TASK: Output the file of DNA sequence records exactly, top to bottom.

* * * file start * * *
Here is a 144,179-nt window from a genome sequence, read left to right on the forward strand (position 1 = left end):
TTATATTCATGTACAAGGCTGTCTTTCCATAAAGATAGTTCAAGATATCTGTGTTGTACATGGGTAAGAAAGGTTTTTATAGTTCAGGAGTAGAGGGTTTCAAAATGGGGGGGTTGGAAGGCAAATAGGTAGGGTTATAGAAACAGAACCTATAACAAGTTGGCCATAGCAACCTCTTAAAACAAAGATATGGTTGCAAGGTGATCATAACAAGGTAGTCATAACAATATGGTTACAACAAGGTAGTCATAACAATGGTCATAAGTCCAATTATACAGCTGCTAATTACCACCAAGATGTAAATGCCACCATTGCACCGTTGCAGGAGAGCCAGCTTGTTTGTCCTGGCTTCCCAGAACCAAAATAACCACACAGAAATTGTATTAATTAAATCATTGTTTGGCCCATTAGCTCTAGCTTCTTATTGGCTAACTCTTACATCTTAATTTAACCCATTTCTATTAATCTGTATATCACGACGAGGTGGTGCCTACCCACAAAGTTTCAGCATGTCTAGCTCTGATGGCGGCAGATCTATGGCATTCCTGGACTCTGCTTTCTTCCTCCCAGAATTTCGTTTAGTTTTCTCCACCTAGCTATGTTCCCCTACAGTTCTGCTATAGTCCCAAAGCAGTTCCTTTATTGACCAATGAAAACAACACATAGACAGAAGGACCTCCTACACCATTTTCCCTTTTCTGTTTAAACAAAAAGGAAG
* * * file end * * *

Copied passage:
Here is a 144,179-nt window from a genome sequence, read left to right on the forward strand (position 1 = left end):
TTATATTCATGTACAAGGCTGTCTTTCCATAAAGATAGTTCAAGATATCTGTGTTGTACATGGGTAAGAAAGGTTTTTATAGTTCAGGAGTAGAGGGTTTCAAAATGGGGGGGTTGGAAGGCAAATAGGTAGGGTTATAGAAACAGAACCTATAACAAGTTGGCCATAGCAACCTCTTAAAACAAAGATATGGTTGCAAGGTGATCATAACAAGGTAGTCATAACAATATGGTTACAACAAGGTAGTCATAACAATGGTCATAAGTCCAATTATACAGCTGCTAATTACCACCAAGATGTAAATGCCACCATTGCACCGTTGCAGGAGAGCCAGCTTGTTTGTCCTGGCTTCCCAGAACCAAAATAACCACACAGAAATTGTATTAATTAAATCATTGTTTGGCCCATTAGCTCTAGCTTCTTATTGGCTAACTCTTACATCTTAATTTAACCCATTTCTATTAATCTGTATATCACGACGAGGTGGTGCCTACCCACAAAGTTTCAGCATGTCTAGCTCTGATGGCGGCAGATCTATGGCATTCCTGGACTCTGCTTTCTTCCTCCCAGAATTTCGTTTAGTTTTCTCCACCTAGCTATGTTCCCCTACAGTTCTGCTATAGTCCCAAAGCAGTTCCTTTATTGACCAATGAAAACAACACATAGACAGAAGGACCTCCTACACCATTTTCCCTTTTCTGTTTAAACAAAAAGGAAG